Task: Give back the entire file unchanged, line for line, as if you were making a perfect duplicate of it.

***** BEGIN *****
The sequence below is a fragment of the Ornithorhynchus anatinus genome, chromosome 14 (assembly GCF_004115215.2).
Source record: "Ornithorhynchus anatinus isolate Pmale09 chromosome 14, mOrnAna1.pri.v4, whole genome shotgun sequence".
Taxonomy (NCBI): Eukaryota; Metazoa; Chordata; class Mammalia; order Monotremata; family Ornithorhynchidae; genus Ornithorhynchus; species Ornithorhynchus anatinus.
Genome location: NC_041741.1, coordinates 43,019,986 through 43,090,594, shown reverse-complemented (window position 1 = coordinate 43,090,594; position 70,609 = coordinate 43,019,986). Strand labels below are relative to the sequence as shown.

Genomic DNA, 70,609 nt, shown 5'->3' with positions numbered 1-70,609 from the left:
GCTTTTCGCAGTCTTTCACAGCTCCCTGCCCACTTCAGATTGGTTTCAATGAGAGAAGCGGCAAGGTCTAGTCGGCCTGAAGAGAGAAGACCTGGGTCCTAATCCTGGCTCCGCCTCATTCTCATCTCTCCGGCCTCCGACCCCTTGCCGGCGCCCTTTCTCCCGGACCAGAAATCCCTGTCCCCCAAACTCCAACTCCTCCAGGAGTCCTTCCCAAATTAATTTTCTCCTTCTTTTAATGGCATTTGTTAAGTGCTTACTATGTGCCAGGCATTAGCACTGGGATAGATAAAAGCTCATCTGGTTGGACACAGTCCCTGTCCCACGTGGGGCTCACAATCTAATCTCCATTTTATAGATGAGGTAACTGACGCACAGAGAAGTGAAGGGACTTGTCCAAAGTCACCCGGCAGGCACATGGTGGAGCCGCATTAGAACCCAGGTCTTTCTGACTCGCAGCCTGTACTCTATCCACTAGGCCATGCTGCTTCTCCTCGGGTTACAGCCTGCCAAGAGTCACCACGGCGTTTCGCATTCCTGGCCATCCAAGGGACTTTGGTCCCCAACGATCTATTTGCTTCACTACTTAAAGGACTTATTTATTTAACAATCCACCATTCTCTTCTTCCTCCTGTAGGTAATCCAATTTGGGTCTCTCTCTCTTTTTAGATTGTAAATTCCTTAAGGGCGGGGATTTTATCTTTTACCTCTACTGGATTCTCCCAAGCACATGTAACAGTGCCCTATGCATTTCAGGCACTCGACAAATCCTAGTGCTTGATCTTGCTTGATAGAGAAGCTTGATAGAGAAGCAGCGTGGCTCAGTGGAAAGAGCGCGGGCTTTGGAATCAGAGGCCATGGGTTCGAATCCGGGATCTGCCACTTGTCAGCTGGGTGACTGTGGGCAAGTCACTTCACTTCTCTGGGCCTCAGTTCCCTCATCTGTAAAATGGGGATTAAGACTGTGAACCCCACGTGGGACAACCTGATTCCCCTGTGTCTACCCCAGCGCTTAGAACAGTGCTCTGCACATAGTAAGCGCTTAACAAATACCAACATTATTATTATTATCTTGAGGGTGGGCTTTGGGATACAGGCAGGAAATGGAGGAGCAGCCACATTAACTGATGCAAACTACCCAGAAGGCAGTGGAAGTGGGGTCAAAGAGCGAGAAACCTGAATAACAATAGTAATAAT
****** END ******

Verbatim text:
The sequence below is a fragment of the Ornithorhynchus anatinus genome, chromosome 14 (assembly GCF_004115215.2).
Source record: "Ornithorhynchus anatinus isolate Pmale09 chromosome 14, mOrnAna1.pri.v4, whole genome shotgun sequence".
Taxonomy (NCBI): Eukaryota; Metazoa; Chordata; class Mammalia; order Monotremata; family Ornithorhynchidae; genus Ornithorhynchus; species Ornithorhynchus anatinus.
Genome location: NC_041741.1, coordinates 43,019,986 through 43,090,594, shown reverse-complemented (window position 1 = coordinate 43,090,594; position 70,609 = coordinate 43,019,986). Strand labels below are relative to the sequence as shown.

Genomic DNA, 70,609 nt, shown 5'->3' with positions numbered 1-70,609 from the left:
GCTTTTCGCAGTCTTTCACAGCTCCCTGCCCACTTCAGATTGGTTTCAATGAGAGAAGCGGCAAGGTCTAGTCGGCCTGAAGAGAGAAGACCTGGGTCCTAATCCTGGCTCCGCCTCATTCTCATCTCTCCGGCCTCCGACCCCTTGCCGGCGCCCTTTCTCCCGGACCAGAAATCCCTGTCCCCCAAACTCCAACTCCTCCAGGAGTCCTTCCCAAATTAATTTTCTCCTTCTTTTAATGGCATTTGTTAAGTGCTTACTATGTGCCAGGCATTAGCACTGGGATAGATAAAAGCTCATCTGGTTGGACACAGTCCCTGTCCCACGTGGGGCTCACAATCTAATCTCCATTTTATAGATGAGGTAACTGACGCACAGAGAAGTGAAGGGACTTGTCCAAAGTCACCCGGCAGGCACATGGTGGAGCCGCATTAGAACCCAGGTCTTTCTGACTCGCAGCCTGTACTCTATCCACTAGGCCATGCTGCTTCTCCTCGGGTTACAGCCTGCCAAGAGTCACCACGGCGTTTCGCATTCCTGGCCATCCAAGGGACTTTGGTCCCCAACGATCTATTTGCTTCACTACTTAAAGGACTTATTTATTTAACAATCCACCATTCTCTTCTTCCTCCTGTAGGTAATCCAATTTGGGTCTCTCTCTCTTTTTAGATTGTAAATTCCTTAAGGGCGGGGATTTTATCTTTTACCTCTACTGGATTCTCCCAAGCACATGTAACAGTGCCCTATGCATTTCAGGCACTCGACAAATCCTAGTGCTTGATCTTGCTTGATAGAGAAGCTTGATAGAGAAGCAGCGTGGCTCAGTGGAAAGAGCGCGGGCTTTGGAATCAGAGGCCATGGGTTCGAATCCGGGATCTGCCACTTGTCAGCTGGGTGACTGTGGGCAAGTCACTTCACTTCTCTGGGCCTCAGTTCCCTCATCTGTAAAATGGGGATTAAGACTGTGAACCCCACGTGGGACAACCTGATTCCCCTGTGTCTACCCCAGCGCTTAGAACAGTGCTCTGCACATAGTAAGCGCTTAACAAATACCAACATTATTATTATTATCTTGAGGGTGGGCTTTGGGATACAGGCAGGAAATGGAGGAGCAGCCACATTAACTGATGCAAACTACCCAGAAGGCAGTGGAAGTGGGGTCAAAGAGCGAGAAACCTGAATAACAATAGTAATAAT